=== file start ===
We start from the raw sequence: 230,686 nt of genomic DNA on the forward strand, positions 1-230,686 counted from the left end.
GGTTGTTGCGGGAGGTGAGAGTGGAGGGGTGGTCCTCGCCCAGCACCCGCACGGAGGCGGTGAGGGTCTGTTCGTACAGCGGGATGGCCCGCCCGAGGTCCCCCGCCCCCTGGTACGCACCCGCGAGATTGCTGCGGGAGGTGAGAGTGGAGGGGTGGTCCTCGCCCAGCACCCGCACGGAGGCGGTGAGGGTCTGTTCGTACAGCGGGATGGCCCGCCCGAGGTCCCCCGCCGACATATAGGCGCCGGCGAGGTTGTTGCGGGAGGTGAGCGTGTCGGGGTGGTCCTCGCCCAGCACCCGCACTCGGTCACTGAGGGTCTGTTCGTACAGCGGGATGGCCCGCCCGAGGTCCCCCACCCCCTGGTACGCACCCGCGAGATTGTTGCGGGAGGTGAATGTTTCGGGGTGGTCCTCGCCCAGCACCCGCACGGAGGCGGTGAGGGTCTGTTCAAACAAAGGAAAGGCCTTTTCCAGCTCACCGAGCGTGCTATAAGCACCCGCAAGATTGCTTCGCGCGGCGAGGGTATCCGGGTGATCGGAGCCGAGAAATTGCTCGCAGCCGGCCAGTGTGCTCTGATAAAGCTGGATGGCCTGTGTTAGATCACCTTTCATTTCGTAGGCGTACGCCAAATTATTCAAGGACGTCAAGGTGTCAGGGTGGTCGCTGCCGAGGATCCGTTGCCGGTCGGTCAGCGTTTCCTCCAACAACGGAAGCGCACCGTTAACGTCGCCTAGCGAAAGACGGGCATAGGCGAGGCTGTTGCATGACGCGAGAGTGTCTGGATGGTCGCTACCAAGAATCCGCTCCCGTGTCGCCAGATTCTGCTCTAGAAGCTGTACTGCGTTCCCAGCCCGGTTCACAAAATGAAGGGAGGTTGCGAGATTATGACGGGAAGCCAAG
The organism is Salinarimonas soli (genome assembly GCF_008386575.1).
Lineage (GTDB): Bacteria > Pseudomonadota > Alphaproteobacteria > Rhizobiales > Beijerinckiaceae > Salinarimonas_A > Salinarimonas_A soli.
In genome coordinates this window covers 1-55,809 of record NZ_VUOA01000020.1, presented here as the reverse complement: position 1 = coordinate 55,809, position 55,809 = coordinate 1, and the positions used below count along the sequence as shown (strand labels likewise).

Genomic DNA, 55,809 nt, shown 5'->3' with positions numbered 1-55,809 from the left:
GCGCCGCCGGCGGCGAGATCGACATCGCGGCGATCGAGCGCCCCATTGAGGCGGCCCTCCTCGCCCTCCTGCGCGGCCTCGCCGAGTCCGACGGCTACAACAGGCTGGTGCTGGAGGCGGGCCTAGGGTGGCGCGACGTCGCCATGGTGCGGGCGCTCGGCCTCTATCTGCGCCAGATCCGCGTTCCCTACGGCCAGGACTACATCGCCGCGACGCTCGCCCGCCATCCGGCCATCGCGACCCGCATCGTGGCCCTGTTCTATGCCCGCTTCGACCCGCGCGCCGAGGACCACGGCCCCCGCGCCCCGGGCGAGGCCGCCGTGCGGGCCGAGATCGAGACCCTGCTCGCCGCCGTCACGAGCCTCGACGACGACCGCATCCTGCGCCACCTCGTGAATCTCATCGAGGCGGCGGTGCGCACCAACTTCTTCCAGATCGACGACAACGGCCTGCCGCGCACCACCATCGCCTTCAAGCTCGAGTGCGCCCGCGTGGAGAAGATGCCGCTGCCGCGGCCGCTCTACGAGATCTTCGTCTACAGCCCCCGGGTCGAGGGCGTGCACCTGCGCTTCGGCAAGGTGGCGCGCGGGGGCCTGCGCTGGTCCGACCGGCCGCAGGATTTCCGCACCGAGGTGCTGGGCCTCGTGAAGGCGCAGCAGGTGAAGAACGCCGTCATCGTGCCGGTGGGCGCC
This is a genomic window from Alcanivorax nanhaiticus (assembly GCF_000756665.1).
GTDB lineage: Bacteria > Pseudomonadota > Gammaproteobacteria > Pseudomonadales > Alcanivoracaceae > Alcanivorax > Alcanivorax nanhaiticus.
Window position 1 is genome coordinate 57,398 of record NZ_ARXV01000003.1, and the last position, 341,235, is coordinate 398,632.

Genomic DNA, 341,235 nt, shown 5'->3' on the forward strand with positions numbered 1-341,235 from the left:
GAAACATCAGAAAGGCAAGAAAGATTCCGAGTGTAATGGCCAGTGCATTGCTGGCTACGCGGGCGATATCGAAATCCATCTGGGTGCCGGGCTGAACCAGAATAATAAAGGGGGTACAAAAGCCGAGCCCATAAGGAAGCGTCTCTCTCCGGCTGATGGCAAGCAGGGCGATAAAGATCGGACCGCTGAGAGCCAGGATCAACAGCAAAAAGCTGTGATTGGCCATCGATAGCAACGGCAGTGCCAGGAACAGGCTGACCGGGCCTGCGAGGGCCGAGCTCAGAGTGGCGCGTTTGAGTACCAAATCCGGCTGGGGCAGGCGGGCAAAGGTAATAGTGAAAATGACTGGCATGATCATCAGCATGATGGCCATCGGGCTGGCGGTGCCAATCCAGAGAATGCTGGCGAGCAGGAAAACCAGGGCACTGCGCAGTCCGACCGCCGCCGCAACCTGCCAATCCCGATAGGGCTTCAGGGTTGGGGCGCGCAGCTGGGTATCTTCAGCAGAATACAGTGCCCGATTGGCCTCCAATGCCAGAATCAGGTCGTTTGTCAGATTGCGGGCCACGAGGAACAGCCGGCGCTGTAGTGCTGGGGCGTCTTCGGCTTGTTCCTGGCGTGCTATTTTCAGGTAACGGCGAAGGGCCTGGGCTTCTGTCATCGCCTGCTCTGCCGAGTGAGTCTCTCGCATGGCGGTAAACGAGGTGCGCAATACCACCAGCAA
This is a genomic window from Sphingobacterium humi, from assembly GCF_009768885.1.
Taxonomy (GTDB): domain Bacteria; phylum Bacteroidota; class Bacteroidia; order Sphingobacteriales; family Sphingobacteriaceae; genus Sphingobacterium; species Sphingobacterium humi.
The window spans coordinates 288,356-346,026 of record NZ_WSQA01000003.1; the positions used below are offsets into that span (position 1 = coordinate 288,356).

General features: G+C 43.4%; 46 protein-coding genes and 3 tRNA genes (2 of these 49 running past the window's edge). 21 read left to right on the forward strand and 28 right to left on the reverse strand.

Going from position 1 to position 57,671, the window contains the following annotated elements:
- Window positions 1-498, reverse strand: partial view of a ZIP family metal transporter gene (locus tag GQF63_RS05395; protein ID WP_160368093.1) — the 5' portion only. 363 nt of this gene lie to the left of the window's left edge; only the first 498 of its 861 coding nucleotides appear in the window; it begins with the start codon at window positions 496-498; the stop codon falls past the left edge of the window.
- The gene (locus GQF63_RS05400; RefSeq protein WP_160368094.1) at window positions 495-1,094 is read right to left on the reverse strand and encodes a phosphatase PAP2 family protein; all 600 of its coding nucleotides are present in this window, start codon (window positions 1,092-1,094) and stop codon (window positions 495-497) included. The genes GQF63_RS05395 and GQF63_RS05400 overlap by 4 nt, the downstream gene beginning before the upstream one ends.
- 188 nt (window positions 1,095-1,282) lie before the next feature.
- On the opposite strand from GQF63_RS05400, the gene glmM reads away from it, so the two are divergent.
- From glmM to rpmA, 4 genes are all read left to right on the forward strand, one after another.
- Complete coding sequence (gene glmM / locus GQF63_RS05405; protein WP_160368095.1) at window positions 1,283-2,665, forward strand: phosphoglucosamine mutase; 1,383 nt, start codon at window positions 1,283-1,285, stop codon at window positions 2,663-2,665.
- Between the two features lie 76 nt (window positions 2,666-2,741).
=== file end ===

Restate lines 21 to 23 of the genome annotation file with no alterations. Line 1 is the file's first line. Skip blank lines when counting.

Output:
- On the opposite strand from GQF63_RS05400, the gene glmM reads away from it, so the two are divergent.
- From glmM to rpmA, 4 genes are all read left to right on the forward strand, one after another.
- Complete coding sequence (gene glmM / locus GQF63_RS05405; protein WP_160368095.1) at window positions 1,283-2,665, forward strand: phosphoglucosamine mutase; 1,383 nt, start codon at window positions 1,283-1,285, stop codon at window positions 2,663-2,665.